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From Walter Underwood <wun...@wunderwood.org>
Subject Re: Solr Query Performance benchmarking
Date Fri, 28 Apr 2017 14:43:19 GMT
More “unrealistic” than “amazing”. I bet the set of test queries is smaller than the
query result cache size.

Results from cache are about 2 ms, but network communication to the shards would add enough
overhead to reach 40 ms.

wunder
Walter Underwood
wunder@wunderwood.org
http://observer.wunderwood.org/  (my blog)


> On Apr 28, 2017, at 5:59 AM, Shawn Heisey <apache@elyograg.org> wrote:
> 
> On 4/27/2017 5:20 PM, Suresh Pendap wrote:
>> Max throughput that I get: 12000 to 12500 reqs/sec
>> 95 percentile query latency: 30 to 40 msec
> 
> These numbers are *amazing* ... far better than I would have expected to
> see on a 27GB index, even in a situation where it fits entirely into
> available memory.  I would only expect to see a few hundred requests per
> second, maybe as much as several hundred.  Congratulationsare definitely
> deserved.
> 
> Adding more shards as Toke suggested *might* help, but it might also
> lower performance.  More shards means that a single query from the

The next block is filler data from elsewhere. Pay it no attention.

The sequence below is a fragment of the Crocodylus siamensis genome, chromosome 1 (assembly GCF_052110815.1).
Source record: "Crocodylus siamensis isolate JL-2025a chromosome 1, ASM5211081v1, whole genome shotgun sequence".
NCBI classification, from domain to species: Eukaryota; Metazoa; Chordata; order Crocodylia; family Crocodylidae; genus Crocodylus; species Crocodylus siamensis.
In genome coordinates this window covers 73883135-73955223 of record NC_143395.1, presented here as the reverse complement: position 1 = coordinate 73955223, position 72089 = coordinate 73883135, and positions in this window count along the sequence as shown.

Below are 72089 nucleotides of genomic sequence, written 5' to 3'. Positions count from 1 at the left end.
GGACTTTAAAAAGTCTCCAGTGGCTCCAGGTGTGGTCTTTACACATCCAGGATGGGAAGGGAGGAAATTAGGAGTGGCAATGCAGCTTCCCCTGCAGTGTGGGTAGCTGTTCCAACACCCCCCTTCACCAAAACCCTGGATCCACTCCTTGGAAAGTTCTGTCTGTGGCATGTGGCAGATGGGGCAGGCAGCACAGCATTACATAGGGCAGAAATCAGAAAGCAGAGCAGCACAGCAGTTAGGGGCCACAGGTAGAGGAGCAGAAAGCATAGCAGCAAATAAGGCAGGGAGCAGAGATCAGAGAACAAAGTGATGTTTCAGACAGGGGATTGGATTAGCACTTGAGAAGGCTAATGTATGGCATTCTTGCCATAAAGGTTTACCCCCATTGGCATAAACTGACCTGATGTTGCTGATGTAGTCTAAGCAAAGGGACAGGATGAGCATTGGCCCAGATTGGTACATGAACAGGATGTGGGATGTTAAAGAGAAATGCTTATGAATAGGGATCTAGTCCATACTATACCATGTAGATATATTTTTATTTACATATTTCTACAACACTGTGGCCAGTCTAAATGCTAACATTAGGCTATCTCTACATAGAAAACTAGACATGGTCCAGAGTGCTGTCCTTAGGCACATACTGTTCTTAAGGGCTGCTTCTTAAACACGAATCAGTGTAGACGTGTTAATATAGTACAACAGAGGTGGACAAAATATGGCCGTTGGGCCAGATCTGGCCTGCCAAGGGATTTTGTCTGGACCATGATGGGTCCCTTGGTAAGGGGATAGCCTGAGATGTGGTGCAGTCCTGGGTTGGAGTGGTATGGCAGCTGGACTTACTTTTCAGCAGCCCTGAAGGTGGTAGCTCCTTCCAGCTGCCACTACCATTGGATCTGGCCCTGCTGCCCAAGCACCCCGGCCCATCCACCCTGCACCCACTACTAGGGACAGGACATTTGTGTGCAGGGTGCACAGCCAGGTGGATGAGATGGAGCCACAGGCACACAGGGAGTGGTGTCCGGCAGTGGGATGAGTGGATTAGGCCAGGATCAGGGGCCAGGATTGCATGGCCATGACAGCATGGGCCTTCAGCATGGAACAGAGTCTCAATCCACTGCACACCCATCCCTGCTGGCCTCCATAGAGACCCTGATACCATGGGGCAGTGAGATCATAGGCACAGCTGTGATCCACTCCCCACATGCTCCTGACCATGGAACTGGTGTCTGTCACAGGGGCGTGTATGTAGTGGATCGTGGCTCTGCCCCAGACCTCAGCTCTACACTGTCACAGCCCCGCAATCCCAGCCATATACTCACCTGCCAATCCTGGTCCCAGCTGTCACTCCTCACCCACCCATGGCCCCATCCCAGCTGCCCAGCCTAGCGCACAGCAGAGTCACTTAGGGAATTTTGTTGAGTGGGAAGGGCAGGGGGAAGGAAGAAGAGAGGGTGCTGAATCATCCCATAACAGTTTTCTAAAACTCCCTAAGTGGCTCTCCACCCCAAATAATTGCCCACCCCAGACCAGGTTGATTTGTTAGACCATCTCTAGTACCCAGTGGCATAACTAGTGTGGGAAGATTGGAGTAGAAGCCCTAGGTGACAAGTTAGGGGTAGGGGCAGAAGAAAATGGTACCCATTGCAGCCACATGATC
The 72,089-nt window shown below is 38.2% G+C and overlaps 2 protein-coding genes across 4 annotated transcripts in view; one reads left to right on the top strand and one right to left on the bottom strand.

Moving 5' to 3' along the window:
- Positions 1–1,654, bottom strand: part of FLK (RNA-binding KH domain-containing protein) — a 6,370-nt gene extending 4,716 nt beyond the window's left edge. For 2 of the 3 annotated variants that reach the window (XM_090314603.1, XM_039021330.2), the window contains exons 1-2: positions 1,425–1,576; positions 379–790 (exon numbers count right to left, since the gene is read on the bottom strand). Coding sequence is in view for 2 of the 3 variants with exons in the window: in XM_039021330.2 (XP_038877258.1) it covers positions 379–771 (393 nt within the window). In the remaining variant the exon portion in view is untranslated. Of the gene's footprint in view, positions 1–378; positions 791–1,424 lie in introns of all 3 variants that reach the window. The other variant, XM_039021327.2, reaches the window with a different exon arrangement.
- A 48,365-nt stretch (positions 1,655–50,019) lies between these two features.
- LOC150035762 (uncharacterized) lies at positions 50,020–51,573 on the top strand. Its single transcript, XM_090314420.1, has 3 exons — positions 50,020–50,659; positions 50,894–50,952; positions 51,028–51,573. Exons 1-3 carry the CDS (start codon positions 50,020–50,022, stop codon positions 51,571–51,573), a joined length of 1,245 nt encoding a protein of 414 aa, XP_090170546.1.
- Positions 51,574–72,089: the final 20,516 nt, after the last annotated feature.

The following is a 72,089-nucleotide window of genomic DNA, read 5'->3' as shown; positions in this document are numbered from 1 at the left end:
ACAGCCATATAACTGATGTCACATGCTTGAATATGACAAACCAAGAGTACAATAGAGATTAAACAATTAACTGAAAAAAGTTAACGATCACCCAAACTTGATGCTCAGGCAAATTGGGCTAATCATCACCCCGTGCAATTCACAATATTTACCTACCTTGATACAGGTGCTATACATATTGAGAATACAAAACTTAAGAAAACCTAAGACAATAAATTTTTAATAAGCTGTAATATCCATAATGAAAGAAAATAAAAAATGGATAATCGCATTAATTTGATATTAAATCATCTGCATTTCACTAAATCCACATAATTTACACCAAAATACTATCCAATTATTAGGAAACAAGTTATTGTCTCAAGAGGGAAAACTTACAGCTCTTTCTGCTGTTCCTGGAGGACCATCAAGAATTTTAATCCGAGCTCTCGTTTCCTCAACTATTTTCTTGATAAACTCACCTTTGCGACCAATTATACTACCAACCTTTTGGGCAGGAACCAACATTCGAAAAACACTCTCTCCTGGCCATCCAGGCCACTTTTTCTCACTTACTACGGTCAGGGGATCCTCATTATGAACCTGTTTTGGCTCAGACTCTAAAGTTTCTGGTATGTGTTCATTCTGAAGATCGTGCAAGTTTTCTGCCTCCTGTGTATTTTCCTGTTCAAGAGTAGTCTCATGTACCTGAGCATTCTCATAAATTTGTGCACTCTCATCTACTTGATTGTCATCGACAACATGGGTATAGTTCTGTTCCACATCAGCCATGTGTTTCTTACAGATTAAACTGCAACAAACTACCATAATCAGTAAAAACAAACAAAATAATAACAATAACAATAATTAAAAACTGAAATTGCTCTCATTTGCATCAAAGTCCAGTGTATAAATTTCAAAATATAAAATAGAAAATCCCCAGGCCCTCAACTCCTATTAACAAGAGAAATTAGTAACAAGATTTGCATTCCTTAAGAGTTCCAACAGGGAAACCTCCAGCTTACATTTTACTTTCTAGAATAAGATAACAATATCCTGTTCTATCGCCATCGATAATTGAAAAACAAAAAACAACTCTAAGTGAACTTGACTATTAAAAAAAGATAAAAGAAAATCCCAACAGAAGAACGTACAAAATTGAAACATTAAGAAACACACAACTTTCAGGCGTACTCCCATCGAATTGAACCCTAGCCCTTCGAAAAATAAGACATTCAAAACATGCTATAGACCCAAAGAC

> user's perspective becomes more queries in the background.  Unless you
> add servers to the cloud to handle the additional shards, more shards
> will usually slow things down on an index with a high query rate.  On
> indexes with a very low query rate, more shards on the same hardware is
> likely to be faster, because there will be plenty of idle CPU capacity.
> 
> What Toke said about filter queries is right on the money.  Uncached
> filter queries are pretty expensive.  Once a filter gets cached, it is
> SUPER fast ... but if you are constantly changing the filter query, then
> it is unlikely that new filters will be cached.
> 
> When a particular query does not appear in either the queryResultCache
> or the filterCache, running it as a clause on the q parameter will
> usually be faster than running it as an fq parameter.  If that exact
> query text will be used a LOT, then it makes sense to put it into a
> filter, where it will become very fast once it is cached.
> 
> Thanks,
> Shawn
> 


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